It is important to  know the difference between a heart attack and cardiac arrest since people are often under the mistaken impression that they are the same. Cardiac arrest happens due to the electrical malfunction of your heart, which causes an irregular heartbeat and usually occur without any warning.

Cardiac arrest is caused by different health reasons like cardiomyopathy or thickened heart muscle, heart failure, arrhythmias, long Q-T syndrome, and ventricular fibrillation. A heart attack may increase the risk of having a cardiac arrest, and is the common reason for its occurrence.6

What Happens During a Heart Attack?

Ever wondered what happens during a heart attack? Let's dig deeper into what really goes on inside your body during a heart attack, and the role that plaque plays in this fatal condition.

If your heart has been accumulating plaque over the years, it can thicken enough to obstruct your blood flow. You might not readily notice that you already have a narrowed blood flow, because once a coronary artery becomes incapable of bringing blood to your heart, other coronary arteries expand to take care of the incapacitated artery's job.

Plaque is covered in a solid fibrous cap on the outside but its inside is soft due to its fatty contents.7 If the plaque in your coronary artery is ruptured, the fatty substances become exposed. Platelets rush to the plaque, forming a blood clot (the same thing that happens when you get a cut or any laceration).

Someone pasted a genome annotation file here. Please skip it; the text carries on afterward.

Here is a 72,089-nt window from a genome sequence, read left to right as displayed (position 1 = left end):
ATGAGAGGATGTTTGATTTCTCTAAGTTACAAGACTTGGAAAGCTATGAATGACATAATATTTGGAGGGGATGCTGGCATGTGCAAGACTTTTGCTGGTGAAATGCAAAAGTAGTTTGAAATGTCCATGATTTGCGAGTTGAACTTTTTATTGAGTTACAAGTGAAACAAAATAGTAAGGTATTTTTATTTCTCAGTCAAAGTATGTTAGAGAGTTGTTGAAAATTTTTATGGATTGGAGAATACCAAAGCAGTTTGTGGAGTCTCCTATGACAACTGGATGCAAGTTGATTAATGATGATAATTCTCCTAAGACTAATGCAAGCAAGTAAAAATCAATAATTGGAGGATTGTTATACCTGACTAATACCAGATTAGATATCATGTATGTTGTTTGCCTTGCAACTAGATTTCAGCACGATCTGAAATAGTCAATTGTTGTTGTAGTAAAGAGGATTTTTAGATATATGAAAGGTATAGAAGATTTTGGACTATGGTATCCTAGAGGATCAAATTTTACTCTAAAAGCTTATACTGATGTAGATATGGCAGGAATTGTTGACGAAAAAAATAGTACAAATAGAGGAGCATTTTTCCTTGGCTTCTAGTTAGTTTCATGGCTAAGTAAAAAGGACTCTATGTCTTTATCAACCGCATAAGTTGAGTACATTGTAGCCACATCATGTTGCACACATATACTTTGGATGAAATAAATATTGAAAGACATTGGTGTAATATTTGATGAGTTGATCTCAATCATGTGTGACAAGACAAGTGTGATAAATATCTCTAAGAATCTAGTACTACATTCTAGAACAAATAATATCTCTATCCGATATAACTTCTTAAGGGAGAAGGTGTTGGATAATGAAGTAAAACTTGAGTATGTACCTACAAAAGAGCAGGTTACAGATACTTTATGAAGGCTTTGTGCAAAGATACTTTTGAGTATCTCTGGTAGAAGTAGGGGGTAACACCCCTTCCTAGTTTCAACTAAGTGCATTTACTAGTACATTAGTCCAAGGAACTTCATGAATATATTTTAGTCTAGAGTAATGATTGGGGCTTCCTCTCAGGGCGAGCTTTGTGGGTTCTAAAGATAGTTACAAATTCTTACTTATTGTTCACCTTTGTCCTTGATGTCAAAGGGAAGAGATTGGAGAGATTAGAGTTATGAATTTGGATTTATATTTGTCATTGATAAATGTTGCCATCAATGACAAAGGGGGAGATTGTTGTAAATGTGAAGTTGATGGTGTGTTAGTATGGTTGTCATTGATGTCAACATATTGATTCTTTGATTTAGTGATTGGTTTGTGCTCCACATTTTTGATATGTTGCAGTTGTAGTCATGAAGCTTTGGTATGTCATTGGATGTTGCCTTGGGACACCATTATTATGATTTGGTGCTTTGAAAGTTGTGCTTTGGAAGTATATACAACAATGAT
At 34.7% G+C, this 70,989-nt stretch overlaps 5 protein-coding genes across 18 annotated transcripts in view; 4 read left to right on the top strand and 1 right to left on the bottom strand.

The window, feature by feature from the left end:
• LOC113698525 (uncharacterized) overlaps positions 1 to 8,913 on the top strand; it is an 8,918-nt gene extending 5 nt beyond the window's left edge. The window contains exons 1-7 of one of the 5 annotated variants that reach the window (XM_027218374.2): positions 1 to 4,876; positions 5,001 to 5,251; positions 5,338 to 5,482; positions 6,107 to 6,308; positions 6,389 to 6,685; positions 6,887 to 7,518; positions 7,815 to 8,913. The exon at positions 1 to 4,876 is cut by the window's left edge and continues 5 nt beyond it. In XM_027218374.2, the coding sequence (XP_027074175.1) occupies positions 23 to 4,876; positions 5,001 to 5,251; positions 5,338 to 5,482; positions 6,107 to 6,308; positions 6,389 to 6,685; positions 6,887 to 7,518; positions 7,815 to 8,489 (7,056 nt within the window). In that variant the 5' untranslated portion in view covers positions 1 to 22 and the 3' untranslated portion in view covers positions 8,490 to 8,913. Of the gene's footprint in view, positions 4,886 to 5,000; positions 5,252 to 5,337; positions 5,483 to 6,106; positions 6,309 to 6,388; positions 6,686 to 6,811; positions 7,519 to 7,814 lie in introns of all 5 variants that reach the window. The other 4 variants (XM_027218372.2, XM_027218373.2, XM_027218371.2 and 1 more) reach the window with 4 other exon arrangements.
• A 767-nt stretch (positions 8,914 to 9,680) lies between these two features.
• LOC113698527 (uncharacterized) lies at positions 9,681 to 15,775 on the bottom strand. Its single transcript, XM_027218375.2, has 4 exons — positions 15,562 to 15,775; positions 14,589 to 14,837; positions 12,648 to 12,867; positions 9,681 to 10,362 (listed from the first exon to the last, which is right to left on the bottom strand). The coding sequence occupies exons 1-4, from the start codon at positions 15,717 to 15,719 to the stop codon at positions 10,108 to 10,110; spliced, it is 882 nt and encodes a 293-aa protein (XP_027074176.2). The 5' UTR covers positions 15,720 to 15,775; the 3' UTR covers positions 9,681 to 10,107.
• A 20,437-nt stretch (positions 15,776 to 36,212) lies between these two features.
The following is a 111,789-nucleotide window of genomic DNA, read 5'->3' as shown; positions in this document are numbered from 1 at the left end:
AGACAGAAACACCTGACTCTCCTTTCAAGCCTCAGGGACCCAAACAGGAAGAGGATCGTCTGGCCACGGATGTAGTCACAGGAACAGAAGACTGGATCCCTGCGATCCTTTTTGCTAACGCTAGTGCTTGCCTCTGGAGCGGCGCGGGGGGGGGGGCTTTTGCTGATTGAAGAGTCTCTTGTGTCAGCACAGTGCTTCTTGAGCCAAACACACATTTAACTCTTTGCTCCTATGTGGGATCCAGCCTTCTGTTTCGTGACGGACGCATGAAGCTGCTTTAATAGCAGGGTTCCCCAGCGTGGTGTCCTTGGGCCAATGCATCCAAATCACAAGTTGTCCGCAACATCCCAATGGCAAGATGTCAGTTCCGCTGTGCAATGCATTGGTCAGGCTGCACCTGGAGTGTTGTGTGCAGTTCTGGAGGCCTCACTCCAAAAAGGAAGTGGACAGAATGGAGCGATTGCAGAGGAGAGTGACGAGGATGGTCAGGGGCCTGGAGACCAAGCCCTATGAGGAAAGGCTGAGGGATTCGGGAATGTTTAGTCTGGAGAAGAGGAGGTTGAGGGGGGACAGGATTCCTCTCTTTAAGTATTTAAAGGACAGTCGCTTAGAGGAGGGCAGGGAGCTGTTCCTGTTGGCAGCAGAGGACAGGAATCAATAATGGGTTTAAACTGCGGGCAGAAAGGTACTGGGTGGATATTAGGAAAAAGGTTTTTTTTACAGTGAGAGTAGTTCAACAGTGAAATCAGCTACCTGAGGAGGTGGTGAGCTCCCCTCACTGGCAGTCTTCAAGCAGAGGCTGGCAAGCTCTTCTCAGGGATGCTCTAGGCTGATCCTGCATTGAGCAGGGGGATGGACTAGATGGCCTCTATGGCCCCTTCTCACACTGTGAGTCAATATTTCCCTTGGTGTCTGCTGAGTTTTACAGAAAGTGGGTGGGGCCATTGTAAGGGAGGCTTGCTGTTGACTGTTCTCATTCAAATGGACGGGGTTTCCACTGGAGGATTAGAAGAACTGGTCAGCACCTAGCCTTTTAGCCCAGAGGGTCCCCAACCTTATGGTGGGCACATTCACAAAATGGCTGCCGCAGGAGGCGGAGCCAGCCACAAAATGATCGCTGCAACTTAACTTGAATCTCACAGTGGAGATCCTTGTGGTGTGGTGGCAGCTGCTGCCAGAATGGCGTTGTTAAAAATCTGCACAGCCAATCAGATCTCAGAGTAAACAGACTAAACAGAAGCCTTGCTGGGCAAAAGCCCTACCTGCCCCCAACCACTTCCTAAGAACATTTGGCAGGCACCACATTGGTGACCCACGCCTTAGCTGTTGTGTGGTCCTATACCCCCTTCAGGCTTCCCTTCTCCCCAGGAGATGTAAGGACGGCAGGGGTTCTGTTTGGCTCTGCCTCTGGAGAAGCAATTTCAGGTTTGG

The blood clot formed becomes the main obstruction to your blood flow. Your heart becomes starved of oxygen-rich blood, and your nervous system immediately sends signal to your brain about what's going on. You will start sweating and your heart rate will speed up. You will also feel nauseous and weak.

As your nervous system sends signals to your spinal cord, your other body parts start to ache. You will start feeling an immense chest pain that slowly crawls to your neck, jaw, ears, arms, wrists, shoulder blades, back, and even in your abdomen. Heart attack patients say that the pain they experienced was like a clamp squeezing their chest, and may last from several minutes to many hours.

Your heart's tissues will die if you're not given proper treatment right away. If your heart has stopped beating completely, your brain cells will die in a span of just three to seven minutes. If you are treated immediately, your heart will start to heal but the damaged tissue will never work again resulting in a permanent slow blood flow.8

Heart Attack Risk Factors

Every year, 1 in 4 Americans die from heart disease, making it one of the leading causes of death in the US.9  About 735,000 Americans suffer from heart attack every year, 15 percent of which succumb to death.10 With these frightening statistics, you should pay close attention to the following risk factors for a heart attack:11

  • Age. Men who are 45 years old or older and women who are 55 years old or older are at high risk.
  • Tobacco. Prolonged exposure to second-hand smoke puts you on a high risk for cardiovascular disease.
  • High cholesterol levels. If you have high levels of triglycerides and low high-density lipoprotein (HDL), it is likely that you have a greater risk for a heart attack.
  • Diabetes, especially if it goes untreated.
  • Family history of heart attack. If someone in your family has a history of heart attack, you may also have it.